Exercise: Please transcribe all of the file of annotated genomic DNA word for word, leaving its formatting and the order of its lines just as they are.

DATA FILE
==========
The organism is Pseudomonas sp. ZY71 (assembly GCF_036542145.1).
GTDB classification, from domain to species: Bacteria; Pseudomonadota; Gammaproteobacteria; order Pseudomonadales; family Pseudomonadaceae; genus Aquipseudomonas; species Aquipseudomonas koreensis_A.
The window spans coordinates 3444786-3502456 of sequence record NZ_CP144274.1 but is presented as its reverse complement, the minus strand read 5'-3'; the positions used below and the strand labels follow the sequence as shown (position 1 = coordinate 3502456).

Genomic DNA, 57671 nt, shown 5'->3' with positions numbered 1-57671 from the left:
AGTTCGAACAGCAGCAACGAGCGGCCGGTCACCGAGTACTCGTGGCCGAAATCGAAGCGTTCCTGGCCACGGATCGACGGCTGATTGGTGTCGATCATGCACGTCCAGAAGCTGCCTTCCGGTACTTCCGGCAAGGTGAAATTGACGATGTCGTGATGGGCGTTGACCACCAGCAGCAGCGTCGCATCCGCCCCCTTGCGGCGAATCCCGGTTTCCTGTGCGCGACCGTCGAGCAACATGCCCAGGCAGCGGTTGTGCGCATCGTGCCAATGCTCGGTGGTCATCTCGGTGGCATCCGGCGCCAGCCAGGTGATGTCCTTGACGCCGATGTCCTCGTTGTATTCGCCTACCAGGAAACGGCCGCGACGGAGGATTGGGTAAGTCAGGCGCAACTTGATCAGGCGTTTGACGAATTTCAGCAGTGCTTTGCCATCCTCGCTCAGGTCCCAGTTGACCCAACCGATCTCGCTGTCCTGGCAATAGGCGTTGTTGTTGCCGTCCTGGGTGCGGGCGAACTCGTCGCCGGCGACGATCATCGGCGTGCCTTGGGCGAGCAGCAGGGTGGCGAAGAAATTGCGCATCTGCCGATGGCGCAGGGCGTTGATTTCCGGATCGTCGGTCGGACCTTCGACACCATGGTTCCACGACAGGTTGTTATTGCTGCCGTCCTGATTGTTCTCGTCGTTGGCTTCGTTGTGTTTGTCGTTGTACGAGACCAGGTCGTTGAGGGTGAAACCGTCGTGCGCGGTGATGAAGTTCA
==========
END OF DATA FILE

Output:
The organism is Pseudomonas sp. ZY71 (assembly GCF_036542145.1).
GTDB classification, from domain to species: Bacteria; Pseudomonadota; Gammaproteobacteria; order Pseudomonadales; family Pseudomonadaceae; genus Aquipseudomonas; species Aquipseudomonas koreensis_A.
The window spans coordinates 3444786-3502456 of sequence record NZ_CP144274.1 but is presented as its reverse complement, the minus strand read 5'-3'; the positions used below and the strand labels follow the sequence as shown (position 1 = coordinate 3502456).

Genomic DNA, 57671 nt, shown 5'->3' with positions numbered 1-57671 from the left:
AGTTCGAACAGCAGCAACGAGCGGCCGGTCACCGAGTACTCGTGGCCGAAATCGAAGCGTTCCTGGCCACGGATCGACGGCTGATTGGTGTCGATCATGCACGTCCAGAAGCTGCCTTCCGGTACTTCCGGCAAGGTGAAATTGACGATGTCGTGATGGGCGTTGACCACCAGCAGCAGCGTCGCATCCGCCCCCTTGCGGCGAATCCCGGTTTCCTGTGCGCGACCGTCGAGCAACATGCCCAGGCAGCGGTTGTGCGCATCGTGCCAATGCTCGGTGGTCATCTCGGTGGCATCCGGCGCCAGCCAGGTGATGTCCTTGACGCCGATGTCCTCGTTGTATTCGCCTACCAGGAAACGGCCGCGACGGAGGATTGGGTAAGTCAGGCGCAACTTGATCAGGCGTTTGACGAATTTCAGCAGTGCTTTGCCATCCTCGCTCAGGTCCCAGTTGACCCAACCGATCTCGCTGTCCTGGCAATAGGCGTTGTTGTTGCCGTCCTGGGTGCGGGCGAACTCGTCGCCGGCGACGATCATCGGCGTGCCTTGGGCGAGCAGCAGGGTGGCGAAGAAATTGCGCATCTGCCGATGGCGCAGGGCGTTGATTTCCGGATCGTCGGTCGGACCTTCGACACCATGGTTCCACGACAGGTTGTTATTGCTGCCGTCCTGATTGTTCTCGTCGTTGGCTTCGTTGTGTTTGTCGTTGTACGAGACCAGGTCGTTGAGGGTGAAACCGTCGTGCGCGGTGATGAAGTTCA